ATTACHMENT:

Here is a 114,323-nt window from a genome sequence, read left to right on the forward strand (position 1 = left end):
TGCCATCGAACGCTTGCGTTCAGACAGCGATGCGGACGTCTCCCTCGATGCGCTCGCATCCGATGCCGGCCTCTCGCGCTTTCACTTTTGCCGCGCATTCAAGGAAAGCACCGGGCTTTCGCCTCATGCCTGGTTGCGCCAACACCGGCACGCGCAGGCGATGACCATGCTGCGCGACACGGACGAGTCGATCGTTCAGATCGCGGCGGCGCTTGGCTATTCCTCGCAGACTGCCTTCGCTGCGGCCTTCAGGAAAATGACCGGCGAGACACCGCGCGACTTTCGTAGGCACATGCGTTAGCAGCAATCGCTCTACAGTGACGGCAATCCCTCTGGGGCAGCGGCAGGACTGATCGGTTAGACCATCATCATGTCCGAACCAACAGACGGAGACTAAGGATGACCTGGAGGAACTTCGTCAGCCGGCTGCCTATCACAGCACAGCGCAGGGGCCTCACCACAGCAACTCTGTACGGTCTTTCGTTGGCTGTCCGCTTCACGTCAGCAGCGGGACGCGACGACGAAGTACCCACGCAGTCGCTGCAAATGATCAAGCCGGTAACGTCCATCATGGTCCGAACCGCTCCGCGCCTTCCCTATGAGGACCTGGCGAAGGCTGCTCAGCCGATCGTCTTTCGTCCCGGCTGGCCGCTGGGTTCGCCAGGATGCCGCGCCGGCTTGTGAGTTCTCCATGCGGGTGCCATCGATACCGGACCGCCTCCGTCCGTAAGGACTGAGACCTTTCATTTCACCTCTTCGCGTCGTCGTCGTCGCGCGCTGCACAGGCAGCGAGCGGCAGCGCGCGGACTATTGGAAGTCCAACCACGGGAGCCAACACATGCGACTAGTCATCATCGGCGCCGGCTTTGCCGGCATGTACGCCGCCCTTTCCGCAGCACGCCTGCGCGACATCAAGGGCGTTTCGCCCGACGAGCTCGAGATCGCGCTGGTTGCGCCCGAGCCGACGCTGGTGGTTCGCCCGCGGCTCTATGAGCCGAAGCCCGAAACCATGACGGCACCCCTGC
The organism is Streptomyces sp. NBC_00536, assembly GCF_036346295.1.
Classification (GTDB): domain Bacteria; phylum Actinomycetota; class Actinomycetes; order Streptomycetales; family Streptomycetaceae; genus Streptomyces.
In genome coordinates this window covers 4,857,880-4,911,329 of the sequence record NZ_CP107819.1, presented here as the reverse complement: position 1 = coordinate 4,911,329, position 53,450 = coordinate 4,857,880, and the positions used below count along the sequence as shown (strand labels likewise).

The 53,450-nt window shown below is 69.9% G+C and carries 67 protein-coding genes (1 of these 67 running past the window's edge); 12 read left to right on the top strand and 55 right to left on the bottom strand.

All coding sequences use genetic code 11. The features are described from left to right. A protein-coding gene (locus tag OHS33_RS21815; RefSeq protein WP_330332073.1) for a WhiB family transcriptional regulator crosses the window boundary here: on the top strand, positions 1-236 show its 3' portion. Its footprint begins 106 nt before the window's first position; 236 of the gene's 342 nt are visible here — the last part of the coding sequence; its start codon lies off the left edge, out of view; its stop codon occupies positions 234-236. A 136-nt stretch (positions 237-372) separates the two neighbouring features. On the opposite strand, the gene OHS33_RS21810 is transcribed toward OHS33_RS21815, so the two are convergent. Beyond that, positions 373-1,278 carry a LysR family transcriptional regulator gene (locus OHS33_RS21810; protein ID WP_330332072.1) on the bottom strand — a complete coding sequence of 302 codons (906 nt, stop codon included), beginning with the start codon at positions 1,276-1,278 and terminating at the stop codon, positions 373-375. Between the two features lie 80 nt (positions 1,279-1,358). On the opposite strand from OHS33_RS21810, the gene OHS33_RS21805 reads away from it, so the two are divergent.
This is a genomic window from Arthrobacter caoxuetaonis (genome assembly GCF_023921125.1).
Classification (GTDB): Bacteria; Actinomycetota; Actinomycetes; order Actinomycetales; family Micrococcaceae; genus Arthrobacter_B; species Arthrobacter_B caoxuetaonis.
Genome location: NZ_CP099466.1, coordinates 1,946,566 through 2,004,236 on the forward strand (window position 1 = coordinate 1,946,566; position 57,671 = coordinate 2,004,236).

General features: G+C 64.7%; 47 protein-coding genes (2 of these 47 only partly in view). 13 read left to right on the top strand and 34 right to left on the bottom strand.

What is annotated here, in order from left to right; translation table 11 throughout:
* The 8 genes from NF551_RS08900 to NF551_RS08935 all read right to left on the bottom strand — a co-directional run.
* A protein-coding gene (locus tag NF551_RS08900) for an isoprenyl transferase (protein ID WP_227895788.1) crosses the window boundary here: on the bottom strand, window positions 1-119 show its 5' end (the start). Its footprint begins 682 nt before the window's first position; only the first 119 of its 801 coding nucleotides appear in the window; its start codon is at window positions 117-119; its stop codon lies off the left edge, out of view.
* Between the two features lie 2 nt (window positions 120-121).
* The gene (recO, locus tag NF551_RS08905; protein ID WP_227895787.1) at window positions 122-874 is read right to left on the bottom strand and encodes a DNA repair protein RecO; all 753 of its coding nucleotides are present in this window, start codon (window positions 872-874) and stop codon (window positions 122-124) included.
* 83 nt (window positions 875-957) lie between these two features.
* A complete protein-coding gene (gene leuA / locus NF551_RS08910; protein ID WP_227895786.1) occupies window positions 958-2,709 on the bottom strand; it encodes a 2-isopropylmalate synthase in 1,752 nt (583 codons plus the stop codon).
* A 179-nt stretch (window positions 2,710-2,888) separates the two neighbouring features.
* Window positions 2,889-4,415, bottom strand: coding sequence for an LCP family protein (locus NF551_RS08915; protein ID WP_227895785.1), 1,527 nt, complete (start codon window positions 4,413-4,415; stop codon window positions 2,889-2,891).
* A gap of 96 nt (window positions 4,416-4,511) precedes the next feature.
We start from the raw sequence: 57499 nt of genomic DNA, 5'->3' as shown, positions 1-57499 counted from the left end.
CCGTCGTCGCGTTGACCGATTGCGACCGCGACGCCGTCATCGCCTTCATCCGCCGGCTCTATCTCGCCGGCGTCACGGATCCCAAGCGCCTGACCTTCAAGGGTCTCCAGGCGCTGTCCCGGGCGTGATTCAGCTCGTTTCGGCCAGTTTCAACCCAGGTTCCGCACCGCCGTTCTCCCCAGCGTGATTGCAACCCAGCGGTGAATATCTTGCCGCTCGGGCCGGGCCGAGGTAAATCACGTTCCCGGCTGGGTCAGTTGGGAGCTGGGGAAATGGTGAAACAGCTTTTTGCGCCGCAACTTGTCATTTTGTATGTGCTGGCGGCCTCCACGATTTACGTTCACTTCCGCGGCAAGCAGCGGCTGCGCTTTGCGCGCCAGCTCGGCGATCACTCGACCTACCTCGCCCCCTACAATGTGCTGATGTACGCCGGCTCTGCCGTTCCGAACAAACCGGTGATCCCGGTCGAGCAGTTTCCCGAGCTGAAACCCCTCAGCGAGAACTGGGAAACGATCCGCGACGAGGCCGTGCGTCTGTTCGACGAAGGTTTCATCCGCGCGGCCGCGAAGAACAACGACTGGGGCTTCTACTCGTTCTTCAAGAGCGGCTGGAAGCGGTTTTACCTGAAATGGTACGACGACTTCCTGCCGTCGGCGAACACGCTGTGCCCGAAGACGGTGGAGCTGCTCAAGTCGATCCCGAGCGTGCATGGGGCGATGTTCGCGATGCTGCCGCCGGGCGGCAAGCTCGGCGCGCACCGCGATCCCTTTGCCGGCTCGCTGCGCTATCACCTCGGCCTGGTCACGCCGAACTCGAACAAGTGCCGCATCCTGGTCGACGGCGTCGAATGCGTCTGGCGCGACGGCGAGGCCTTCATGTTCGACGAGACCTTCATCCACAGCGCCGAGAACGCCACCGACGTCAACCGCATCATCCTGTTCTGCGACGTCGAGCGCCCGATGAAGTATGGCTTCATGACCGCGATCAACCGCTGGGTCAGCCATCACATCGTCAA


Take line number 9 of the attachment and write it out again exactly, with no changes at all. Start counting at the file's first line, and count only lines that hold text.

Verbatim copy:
Classification (GTDB): Bacteria; Actinomycetota; Actinomycetes; order Actinomycetales; family Micrococcaceae; genus Arthrobacter_B; species Arthrobacter_B caoxuetaonis.